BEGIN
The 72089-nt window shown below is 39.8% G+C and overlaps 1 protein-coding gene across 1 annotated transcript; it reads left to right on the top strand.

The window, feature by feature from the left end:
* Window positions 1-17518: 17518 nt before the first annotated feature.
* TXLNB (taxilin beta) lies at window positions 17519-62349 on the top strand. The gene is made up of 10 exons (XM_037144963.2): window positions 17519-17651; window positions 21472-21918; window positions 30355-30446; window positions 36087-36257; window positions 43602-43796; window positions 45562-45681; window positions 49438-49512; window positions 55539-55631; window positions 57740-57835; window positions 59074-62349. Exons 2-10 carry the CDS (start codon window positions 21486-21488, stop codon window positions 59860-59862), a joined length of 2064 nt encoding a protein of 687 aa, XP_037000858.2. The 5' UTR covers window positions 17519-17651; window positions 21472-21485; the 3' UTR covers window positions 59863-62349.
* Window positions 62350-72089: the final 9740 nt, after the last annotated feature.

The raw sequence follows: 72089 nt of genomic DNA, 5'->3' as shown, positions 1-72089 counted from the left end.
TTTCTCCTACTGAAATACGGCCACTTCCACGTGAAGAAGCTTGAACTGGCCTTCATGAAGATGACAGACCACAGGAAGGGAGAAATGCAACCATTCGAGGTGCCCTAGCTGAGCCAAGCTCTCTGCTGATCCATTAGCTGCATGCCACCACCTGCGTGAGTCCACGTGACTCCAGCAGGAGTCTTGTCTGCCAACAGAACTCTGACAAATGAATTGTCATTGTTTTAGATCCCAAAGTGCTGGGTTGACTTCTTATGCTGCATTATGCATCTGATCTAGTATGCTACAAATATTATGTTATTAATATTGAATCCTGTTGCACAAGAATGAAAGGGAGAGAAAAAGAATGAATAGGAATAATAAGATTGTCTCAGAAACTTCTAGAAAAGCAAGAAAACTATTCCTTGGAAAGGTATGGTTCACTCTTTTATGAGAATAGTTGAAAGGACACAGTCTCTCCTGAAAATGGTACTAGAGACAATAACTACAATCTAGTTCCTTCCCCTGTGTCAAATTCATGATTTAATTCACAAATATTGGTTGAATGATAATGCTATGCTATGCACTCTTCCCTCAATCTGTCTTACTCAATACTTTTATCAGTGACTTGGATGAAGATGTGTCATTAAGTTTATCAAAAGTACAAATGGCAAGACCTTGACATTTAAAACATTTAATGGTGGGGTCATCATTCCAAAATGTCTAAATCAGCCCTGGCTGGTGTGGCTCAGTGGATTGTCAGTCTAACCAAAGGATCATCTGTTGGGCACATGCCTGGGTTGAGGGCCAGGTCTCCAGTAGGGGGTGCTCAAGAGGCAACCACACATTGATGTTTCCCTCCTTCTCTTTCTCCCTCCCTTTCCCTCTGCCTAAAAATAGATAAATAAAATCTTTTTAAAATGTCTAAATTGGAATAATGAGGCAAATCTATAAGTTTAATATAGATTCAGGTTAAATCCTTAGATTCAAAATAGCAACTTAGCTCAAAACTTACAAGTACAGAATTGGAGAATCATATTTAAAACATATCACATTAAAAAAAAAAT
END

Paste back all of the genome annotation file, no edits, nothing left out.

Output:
The 72089-nt window shown below is 39.8% G+C and overlaps 1 protein-coding gene across 1 annotated transcript; it reads left to right on the top strand.

The window, feature by feature from the left end:
* Window positions 1-17518: 17518 nt before the first annotated feature.
* TXLNB (taxilin beta) lies at window positions 17519-62349 on the top strand. The gene is made up of 10 exons (XM_037144963.2): window positions 17519-17651; window positions 21472-21918; window positions 30355-30446; window positions 36087-36257; window positions 43602-43796; window positions 45562-45681; window positions 49438-49512; window positions 55539-55631; window positions 57740-57835; window positions 59074-62349. Exons 2-10 carry the CDS (start codon window positions 21486-21488, stop codon window positions 59860-59862), a joined length of 2064 nt encoding a protein of 687 aa, XP_037000858.2. The 5' UTR covers window positions 17519-17651; window positions 21472-21485; the 3' UTR covers window positions 59863-62349.
* Window positions 62350-72089: the final 9740 nt, after the last annotated feature.

The raw sequence follows: 72089 nt of genomic DNA, 5'->3' as shown, positions 1-72089 counted from the left end.
TTTCTCCTACTGAAATACGGCCACTTCCACGTGAAGAAGCTTGAACTGGCCTTCATGAAGATGACAGACCACAGGAAGGGAGAAATGCAACCATTCGAGGTGCCCTAGCTGAGCCAAGCTCTCTGCTGATCCATTAGCTGCATGCCACCACCTGCGTGAGTCCACGTGACTCCAGCAGGAGTCTTGTCTGCCAACAGAACTCTGACAAATGAATTGTCATTGTTTTAGATCCCAAAGTGCTGGGTTGACTTCTTATGCTGCATTATGCATCTGATCTAGTATGCTACAAATATTATGTTATTAATATTGAATCCTGTTGCACAAGAATGAAAGGGAGAGAAAAAGAATGAATAGGAATAATAAGATTGTCTCAGAAACTTCTAGAAAAGCAAGAAAACTATTCCTTGGAAAGGTATGGTTCACTCTTTTATGAGAATAGTTGAAAGGACACAGTCTCTCCTGAAAATGGTACTAGAGACAATAACTACAATCTAGTTCCTTCCCCTGTGTCAAATTCATGATTTAATTCACAAATATTGGTTGAATGATAATGCTATGCTATGCACTCTTCCCTCAATCTGTCTTACTCAATACTTTTATCAGTGACTTGGATGAAGATGTGTCATTAAGTTTATCAAAAGTACAAATGGCAAGACCTTGACATTTAAAACATTTAATGGTGGGGTCATCATTCCAAAATGTCTAAATCAGCCCTGGCTGGTGTGGCTCAGTGGATTGTCAGTCTAACCAAAGGATCATCTGTTGGGCACATGCCTGGGTTGAGGGCCAGGTCTCCAGTAGGGGGTGCTCAAGAGGCAACCACACATTGATGTTTCCCTCCTTCTCTTTCTCCCTCCCTTTCCCTCTGCCTAAAAATAGATAAATAAAATCTTTTTAAAATGTCTAAATTGGAATAATGAGGCAAATCTATAAGTTTAATATAGATTCAGGTTAAATCCTTAGATTCAAAATAGCAACTTAGCTCAAAACTTACAAGTACAGAATTGGAGAATCATATTTAAAACATATCACATTAAAAAAAAAAT